Eitel was attracted to the potential career path Onshore could offer in IT, and she likes the fact that the firm hires U.S.-based people, even if they have no background in IT. But becoming part of Onshore meant making a big change. In Eitel's case, it was a positive one: "I could probably move to a larger city to earn a higher wage, but I moved to a rural community for the lifestyle it offers versus the lifestyle and chaos of city living."
It's not always easy to get people to move to a rural area after having worked for years at a large enterprise in the big city, however. "Imagine a guy in Dallas gets laid off after 25 years, and we're asking him to move to a place where it's below zero for several weeks out of the year, at much lower pay," says John Beesley, director of business development at CrossUSA, a rural outsourcing firm with operations in Sebeka and Eveleth, Minn. Nevertheless, the company prides itself on maintaining a stable workforce from those who make the move.
From the employees that InfoWorld.com interviewed, it seemed that those who had grown up in rural areas were most comfortable with working in rural locations.
Jerry Jensen, who works as a team leader, was out of work for about a year when he joined CrossUSA. Before that he was director of IS for a distribution company in Minneapolis, and altogether has been in the IT field for about 30 years. Jensen was actively interested in working in a rural area, where traffic wasn't a hassle and the pace of life was slower than what he experienced working in a city. "I like this environment, since I had grown up in a rural area of South Dakota and like the outdoor activities this area provides," Jensen says.
Another CrossUSA employee, Doug Michelz, an operations manager who works in the firm's Eveleth location, joined the company about a year ago after spending most of his 25-year career as an IT professional in the financial sector. That includes a 10-year stint at Northwestern Mutual Life, where he helped build the firm's information risk management practice.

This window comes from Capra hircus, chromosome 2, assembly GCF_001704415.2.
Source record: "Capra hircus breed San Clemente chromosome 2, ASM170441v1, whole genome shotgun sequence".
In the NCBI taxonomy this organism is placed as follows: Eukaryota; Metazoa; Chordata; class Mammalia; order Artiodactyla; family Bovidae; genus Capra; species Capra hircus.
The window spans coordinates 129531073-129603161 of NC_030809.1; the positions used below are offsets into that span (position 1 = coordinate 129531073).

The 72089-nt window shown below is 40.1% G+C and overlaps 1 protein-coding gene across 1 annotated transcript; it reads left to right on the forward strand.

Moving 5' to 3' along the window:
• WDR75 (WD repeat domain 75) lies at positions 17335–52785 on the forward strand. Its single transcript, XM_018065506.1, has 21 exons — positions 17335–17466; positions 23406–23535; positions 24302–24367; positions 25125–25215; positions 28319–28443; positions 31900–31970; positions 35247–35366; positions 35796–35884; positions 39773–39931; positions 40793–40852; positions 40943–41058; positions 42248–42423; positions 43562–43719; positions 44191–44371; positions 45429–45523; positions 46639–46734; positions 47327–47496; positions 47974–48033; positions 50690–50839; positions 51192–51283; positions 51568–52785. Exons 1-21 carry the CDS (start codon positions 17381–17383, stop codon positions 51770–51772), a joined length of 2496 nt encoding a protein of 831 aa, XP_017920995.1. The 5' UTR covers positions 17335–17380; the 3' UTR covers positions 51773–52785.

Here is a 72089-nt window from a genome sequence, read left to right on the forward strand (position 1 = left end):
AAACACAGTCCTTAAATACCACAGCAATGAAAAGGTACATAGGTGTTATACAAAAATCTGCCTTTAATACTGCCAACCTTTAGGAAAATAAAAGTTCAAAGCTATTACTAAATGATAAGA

Michelz was drawn to CrossUSA because of the location and lifestyle it afforded. While he's a Milwaukee, Wis., native and had worked in the downtown area for more than 30 years, for the most part he resided in a rural setting similar to where he is now in Minnesota.
Other factors made the move easier for Michelz. He's not married, and his children are either in college or soon to be. "With one daughter off to college and on her own, and the other on her way to college most likely in northern Wisconsin, we would be geographically dispersed anyway," he says. "When it comes to family vacations or the holidays, we are all traveling some distance in order to get together."
For some people the current economic climate -- with its still-high unemployment rate -- will spur a move to rural settings to land a job, says Karen Cooper, president of Smart IT Staffing, an IT recruitment firm. "We're finding in our day-to-day recruiting people are much more open to moving," she says. "If they've been unemployed for a while -- say, longer than few months -- they become very open to the possibility of moving."
Coping with the cost issues
Rural outsourcing companies are able to keep their costs down largely because they can pay lower wages to employees. For example, new hires at CrossUSA typically make 30 to 40 percent less than what they earned in their previous IT job. That means you can expect to draw a significantly lower salary than you might get working in New York or Boston.
But the lower salaries aren't necessarily matched by lower expenses. "As far as income versus expense goes, there doesn't seem to be a large difference between rural and metropolitan area expense," Jensen says. "In fact, in some areas like groceries [and] clothes, your actual expense increases in the rural areas," he says.